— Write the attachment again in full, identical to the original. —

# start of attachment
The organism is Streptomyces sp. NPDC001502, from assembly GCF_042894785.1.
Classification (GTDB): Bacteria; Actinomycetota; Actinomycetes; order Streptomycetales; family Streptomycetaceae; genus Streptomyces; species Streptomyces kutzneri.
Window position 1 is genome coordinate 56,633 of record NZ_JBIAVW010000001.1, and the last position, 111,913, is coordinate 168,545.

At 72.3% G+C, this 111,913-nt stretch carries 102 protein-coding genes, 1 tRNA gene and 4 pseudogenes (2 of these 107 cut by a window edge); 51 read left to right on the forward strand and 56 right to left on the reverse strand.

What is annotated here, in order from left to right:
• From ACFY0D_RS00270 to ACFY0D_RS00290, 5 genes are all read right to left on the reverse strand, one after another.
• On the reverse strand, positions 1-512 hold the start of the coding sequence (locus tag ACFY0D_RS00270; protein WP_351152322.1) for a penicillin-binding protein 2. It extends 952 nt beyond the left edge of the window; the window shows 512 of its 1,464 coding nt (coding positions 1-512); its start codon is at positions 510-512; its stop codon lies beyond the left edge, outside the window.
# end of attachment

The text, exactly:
The organism is Streptomyces sp. NPDC001502, from assembly GCF_042894785.1.
Classification (GTDB): Bacteria; Actinomycetota; Actinomycetes; order Streptomycetales; family Streptomycetaceae; genus Streptomyces; species Streptomyces kutzneri.
Window position 1 is genome coordinate 56,633 of record NZ_JBIAVW010000001.1, and the last position, 111,913, is coordinate 168,545.

At 72.3% G+C, this 111,913-nt stretch carries 102 protein-coding genes, 1 tRNA gene and 4 pseudogenes (2 of these 107 cut by a window edge); 51 read left to right on the forward strand and 56 right to left on the reverse strand.

What is annotated here, in order from left to right:
• From ACFY0D_RS00270 to ACFY0D_RS00290, 5 genes are all read right to left on the reverse strand, one after another.
• On the reverse strand, positions 1-512 hold the start of the coding sequence (locus tag ACFY0D_RS00270; protein WP_351152322.1) for a penicillin-binding protein 2. It extends 952 nt beyond the left edge of the window; the window shows 512 of its 1,464 coding nt (coding positions 1-512); its start codon is at positions 510-512; its stop codon lies beyond the left edge, outside the window.